Winter 2013-2014 Outlook – Southeast (Detailed)

Dante' Brown-Royal

About Dante' Brown-Royal

Hello, I am Dante' the CEO/President of Weather Advance. I most of the time specialize in Winter Weather and winter forecasting. I also am pretty decent in predicting severe weather and tracking hurricanes. Howevere usually that's not my forte. I will strive to always give you the most accurate updates possible, and information possible when it comes to the weather!

17 comments on “Winter 2013-2014 Outlook – Southeast (Detailed)

  1. Thanks Dante’, I will be watching for future updates. Hopefully we’ll get some good snowfall in Arkansas this year. Fingers crossed : )
  2. Just read the outlook for the southeast. I live in the Smoky Mountains of east Tennessee and our weather tends to differ from the lower elevations nearby. For instance, Pigeon Forge is less than an hour from Knoxville, but due to elevation can have very different weather. Does your outlook include elevation as a consideration? My rural home is nearly 1,800 feet above sea level.

    Thanks for the work you are doing! :)

  3. @Dante
    Hey Dante, do you know where Eric has been? He hasn’t been on the site for a while. I had a question about the tropics so that’s the reason why I’m asking.
  4. @Dante, This is a question about the tropics that I asked to Eric.

    “Eric, When is the tropics becoming active? I have been hearing that this hurricane season has been quite slow. Are you still thinking that this season is above normal and worse than 2008 because I remember that the first hurricane formed in July and then by August it got more active. This season had no hurricanes so far in August and I’m hearing this season is running below average at this point. Do you still think that this season is going to be above normal to get 3-5 major hurricanes? The atlantic is still not favorable for development next week due to the dry air and strong winds from the west. We could still get one hurricane to hit the east coast like last year even if it’s not above normal season”.

  5. @Dante
    It’s okay if you can’t answer and it doesn’t matter anyway because this hurricane season has been below average and slow. This season was predicted to very active season but it turns out it’s not as active as it was predicted earlier. I’ve heard Eric saying it was going to be an active season but I think he is not here to talk about hurricanes since it’s been a slow season so far. It’s just not possible to have 3-5 major hurricanes as I have heard from other blogs.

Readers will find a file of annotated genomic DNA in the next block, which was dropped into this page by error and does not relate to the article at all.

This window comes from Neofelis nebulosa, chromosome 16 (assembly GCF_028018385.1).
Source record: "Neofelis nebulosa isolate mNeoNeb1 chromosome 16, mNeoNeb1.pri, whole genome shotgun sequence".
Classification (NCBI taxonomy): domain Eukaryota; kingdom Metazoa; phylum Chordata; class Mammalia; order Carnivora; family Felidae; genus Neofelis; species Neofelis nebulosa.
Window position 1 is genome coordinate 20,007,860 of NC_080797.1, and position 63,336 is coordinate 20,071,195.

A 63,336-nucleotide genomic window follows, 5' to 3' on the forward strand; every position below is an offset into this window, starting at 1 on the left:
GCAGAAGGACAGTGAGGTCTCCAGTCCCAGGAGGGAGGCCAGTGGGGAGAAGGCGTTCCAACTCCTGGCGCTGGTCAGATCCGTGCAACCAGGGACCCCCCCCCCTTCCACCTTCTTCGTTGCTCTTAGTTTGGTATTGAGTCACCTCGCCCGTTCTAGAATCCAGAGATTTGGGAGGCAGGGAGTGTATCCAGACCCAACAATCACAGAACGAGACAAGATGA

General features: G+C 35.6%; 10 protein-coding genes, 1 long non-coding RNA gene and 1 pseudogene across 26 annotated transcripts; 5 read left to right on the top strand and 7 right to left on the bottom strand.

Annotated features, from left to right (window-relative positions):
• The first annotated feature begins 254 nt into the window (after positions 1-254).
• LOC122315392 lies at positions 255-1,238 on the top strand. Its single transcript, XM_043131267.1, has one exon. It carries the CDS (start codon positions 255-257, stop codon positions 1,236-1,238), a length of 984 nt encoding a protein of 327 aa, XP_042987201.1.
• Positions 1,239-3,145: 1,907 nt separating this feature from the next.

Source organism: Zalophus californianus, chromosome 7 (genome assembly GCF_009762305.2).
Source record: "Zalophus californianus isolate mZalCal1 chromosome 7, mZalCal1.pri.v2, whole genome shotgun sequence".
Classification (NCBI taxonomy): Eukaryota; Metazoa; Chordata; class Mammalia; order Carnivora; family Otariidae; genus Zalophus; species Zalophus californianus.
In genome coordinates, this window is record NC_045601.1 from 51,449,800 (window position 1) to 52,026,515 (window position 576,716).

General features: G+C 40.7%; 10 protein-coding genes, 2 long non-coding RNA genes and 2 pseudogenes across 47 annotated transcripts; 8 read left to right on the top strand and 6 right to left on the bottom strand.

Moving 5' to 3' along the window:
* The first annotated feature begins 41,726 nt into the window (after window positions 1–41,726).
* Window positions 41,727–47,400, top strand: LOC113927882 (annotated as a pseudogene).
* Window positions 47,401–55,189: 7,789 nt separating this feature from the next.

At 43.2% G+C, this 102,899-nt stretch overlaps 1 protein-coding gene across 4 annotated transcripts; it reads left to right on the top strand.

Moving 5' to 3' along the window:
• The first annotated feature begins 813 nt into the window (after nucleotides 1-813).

6. @Derickeugeneree
    It is at neutral enso. There would be more hurricanes it were an el nino this year. It’s at least a good thing that no hurricanes have formed and impacted the US and hopefully continues on for the rest of the month. Eric needs to back off his prediction otherwise it could be a bust forecast. Many meteorologists have admitted that it’s been a slow season but Eric is not going admit it and he still probably going to say it’s going to be active season like what Henry Margusity was saying. I think that’s the reason why he has not come to the site for the past two weeks. It is quite unusual to have quiet season at the peak season.
  7. Really Freaking Hot September Temperature in Atlanta its 90 or above. Tired of hot so really need brutal cold and extremely snowfall this year!
  8. El Niño causes more wind shear in the Atlantic and decreases the amount of tropical systems it might be neutral but it might be more towards the El Niño side
  9. Really have enjoyed your weather comments. Have you ever compared folk lores to actual weather events? For example, I have always heard to count the fogs you have in August that would be the snow fall in the winter or the number of spider webs in the fall indicates the amount of snowfall you will have in the winter. Just wondered if some of these lores ring true!!! Thanks again, looking forward to more of your weather comments.
  10. The word you meant to write is “below” with one “l”. You put “bellow” on the map and above and it means to yell loudly.
  11. Living up here in Trade, TN, most of us hometown folks believe we’re going to have a hard winter. The temperatures have been, for the most part, cooler than normal beginning in June up to now. We’ve already had temperatures drop into the mid/upper 30s. Another sign is that the hummingbirds left mid September. Normally, they stick around until the first or second week of October. Finally, the leaf change for autumn has been rather quick. All these nature signs have happened in the past and foretell a cold and snowy winter. Only time will tell.

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